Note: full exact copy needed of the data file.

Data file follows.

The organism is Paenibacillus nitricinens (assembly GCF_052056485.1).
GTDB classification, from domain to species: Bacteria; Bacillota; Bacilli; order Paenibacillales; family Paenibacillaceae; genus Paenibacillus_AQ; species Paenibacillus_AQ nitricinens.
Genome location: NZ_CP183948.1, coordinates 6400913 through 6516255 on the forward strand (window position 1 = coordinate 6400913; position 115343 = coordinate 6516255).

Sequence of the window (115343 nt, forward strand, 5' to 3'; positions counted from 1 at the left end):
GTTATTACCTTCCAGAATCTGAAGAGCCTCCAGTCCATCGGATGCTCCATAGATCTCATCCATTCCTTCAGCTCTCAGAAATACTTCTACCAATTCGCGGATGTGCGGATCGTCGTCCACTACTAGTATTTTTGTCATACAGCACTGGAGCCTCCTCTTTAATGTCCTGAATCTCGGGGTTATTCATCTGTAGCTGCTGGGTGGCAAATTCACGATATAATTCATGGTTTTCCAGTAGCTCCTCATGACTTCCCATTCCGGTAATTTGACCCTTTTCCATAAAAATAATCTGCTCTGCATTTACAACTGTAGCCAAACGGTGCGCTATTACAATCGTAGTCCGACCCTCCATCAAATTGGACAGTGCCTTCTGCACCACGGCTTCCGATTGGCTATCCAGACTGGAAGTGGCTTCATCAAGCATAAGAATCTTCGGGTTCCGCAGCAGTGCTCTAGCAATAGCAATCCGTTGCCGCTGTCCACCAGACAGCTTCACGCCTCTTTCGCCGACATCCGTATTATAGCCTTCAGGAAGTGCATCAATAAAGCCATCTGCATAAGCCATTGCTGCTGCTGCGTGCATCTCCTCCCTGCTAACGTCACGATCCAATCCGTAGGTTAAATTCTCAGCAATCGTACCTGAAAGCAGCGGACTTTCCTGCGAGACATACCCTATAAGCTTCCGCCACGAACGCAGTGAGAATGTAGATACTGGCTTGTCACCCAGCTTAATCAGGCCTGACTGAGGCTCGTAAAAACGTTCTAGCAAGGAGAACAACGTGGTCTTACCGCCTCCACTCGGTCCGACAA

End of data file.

The organism is Paenibacillus nitricinens (assembly GCF_052056485.1).
GTDB classification, from domain to species: Bacteria; Bacillota; Bacilli; order Paenibacillales; family Paenibacillaceae; genus Paenibacillus_AQ; species Paenibacillus_AQ nitricinens.
Genome location: NZ_CP183948.1, coordinates 6400913 through 6516255 on the forward strand (window position 1 = coordinate 6400913; position 115343 = coordinate 6516255).

Sequence of the window (115343 nt, forward strand, 5' to 3'; positions counted from 1 at the left end):
GTTATTACCTTCCAGAATCTGAAGAGCCTCCAGTCCATCGGATGCTCCATAGATCTCATCCATTCCTTCAGCTCTCAGAAATACTTCTACCAATTCGCGGATGTGCGGATCGTCGTCCACTACTAGTATTTTTGTCATACAGCACTGGAGCCTCCTCTTTAATGTCCTGAATCTCGGGGTTATTCATCTGTAGCTGCTGGGTGGCAAATTCACGATATAATTCATGGTTTTCCAGTAGCTCCTCATGACTTCCCATTCCGGTAATTTGACCCTTTTCCATAAAAATAATCTGCTCTGCATTTACAACTGTAGCCAAACGGTGCGCTATTACAATCGTAGTCCGACCCTCCATCAAATTGGACAGTGCCTTCTGCACCACGGCTTCCGATTGGCTATCCAGACTGGAAGTGGCTTCATCAAGCATAAGAATCTTCGGGTTCCGCAGCAGTGCTCTAGCAATAGCAATCCGTTGCCGCTGTCCACCAGACAGCTTCACGCCTCTTTCGCCGACATCCGTATTATAGCCTTCAGGAAGTGCATCAATAAAGCCATCTGCATAAGCCATTGCTGCTGCTGCGTGCATCTCCTCCCTGCTAACGTCACGATCCAATCCGTAGGTTAAATTCTCAGCAATCGTACCTGAAAGCAGCGGACTTTCCTGCGAGACATACCCTATAAGCTTCCGCCACGAACGCAGTGAGAATGTAGATACTGGCTTGTCACCCAGCTTAATCAGGCCTGACTGAGGCTCGTAAAAACGTTCTAGCAAGGAGAACAACGTGGTCTTACCGCCTCCACTCGGTCCGACAA